Nuclear News Roundup for July 30, 2016

EDF makes final investment decision on new UK nuclear plant

(WNA) The EdF board has decided to proceed with building the 2-unit Hinkley Point C nuclear power plant in Somerset. The expected cost is £18 billion, with full construction to begin in 2019. So far some £2.5 billion has already been spent on it. 

However, soon after the EdF announcement, the UK government surprised everybody by saying that it expected to take until September for the new leadership to make a final decision on the project, and in particular to sign off on power purchase from it.
To underwrite the capital investment EDF has agreed to a 35-year power supply contract at about double the current wholesale price. Platts called it “a bold, expensive solution to the failure of the wholesale market to provide an investment signal for decarbonized power.” Similar contracts will be offered for subsequent nuclear projects.
Hinkley Point C will be the fifth and sixth EPR units built, with the company determined to apply the lessons from Finnish and French projects which are significantly over budget and schedule. The two EPR units being built in China by EDF and China General Nuclear Power (CGN) are closer to target, and due on line next year.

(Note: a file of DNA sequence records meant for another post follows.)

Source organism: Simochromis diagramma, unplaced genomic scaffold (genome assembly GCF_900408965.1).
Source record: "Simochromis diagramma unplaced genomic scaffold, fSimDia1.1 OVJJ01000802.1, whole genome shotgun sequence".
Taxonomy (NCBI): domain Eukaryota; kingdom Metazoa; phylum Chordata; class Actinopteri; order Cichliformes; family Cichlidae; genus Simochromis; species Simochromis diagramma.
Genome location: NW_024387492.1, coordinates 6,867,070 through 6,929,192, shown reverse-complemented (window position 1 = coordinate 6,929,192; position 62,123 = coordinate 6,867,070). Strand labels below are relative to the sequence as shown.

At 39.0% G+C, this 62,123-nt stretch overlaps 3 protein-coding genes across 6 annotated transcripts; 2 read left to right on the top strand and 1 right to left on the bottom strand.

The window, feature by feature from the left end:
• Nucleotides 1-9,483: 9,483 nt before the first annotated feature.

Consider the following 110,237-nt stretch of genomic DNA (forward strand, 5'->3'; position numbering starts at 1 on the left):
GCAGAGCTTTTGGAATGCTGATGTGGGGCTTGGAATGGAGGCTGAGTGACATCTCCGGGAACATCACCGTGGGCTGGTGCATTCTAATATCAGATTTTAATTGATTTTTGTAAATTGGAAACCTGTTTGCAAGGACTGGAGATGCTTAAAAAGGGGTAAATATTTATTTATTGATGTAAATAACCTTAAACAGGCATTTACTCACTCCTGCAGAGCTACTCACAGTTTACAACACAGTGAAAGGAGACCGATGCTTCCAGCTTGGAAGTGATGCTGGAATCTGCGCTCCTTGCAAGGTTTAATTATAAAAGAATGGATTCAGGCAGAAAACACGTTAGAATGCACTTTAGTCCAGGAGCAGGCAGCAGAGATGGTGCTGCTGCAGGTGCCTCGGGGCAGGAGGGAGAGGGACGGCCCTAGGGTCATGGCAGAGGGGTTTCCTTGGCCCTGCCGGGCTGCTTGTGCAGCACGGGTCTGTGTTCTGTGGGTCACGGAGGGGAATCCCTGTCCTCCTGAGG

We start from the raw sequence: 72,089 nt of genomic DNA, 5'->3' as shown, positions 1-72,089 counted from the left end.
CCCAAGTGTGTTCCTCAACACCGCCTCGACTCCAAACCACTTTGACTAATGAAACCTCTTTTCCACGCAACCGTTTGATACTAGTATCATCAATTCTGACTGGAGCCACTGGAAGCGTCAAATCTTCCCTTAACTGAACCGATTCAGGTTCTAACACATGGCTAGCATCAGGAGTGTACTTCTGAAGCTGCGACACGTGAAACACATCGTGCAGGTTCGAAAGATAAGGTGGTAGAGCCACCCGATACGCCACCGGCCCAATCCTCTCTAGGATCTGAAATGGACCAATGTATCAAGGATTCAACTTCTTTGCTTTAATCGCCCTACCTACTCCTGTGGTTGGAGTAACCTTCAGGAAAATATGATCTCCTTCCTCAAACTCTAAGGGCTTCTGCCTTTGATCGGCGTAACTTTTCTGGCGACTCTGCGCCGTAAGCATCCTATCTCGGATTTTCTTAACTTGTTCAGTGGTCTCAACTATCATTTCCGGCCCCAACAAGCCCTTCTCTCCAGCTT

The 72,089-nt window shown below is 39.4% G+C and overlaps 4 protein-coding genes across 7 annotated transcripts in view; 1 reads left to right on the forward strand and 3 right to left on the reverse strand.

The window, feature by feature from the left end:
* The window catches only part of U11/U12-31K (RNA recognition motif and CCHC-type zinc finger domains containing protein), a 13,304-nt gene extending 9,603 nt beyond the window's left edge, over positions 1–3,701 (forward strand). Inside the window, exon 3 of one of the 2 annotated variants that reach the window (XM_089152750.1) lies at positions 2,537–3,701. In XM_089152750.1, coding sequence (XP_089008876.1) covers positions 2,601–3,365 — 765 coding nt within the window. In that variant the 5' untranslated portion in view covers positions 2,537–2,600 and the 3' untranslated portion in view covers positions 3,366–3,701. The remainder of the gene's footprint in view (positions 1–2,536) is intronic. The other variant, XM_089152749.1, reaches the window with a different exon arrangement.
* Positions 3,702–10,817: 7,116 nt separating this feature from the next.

CGN will be a 33.5% partner in the UK’s Hinkley project. The Chinese investment is seen as a foothold in UK, with a view to Chinese reactors being built at Bradwell B.
The EPR is a large (1670 MWe) and complex design. Two difficult European EPR projects have resulted in Areva’s virtual demise, with the reactor division to be picked up and refloated largely by EDF, which is 85% owned by the French government.  Hinkley Point C will provide about 7% of UK electricity from its 3260 MWe net.

New Timetable Will See Hinkley Point Decision In ‘Early Autumn’

(NucNet) The UK government has agreed a new timetable with the French government for the Hinkley Point C project with a decision now expected during the autumn.

A spokesman for prime minister Theresa May said: “EDF made their announcement, and we have agreed a timetable with the French government, which means we will consider all the component parts of this project and make a decision in the early autumn.”

The plan to build the £18bn (€21bn, $19bn) nuclear station was hit with an unexpected new delay as the government decided to hold a new review hours after EDF, the project’s state-owned French developer, gave it the go-ahead. EDF’s approval is subject to approval from the UK and Chinese governments.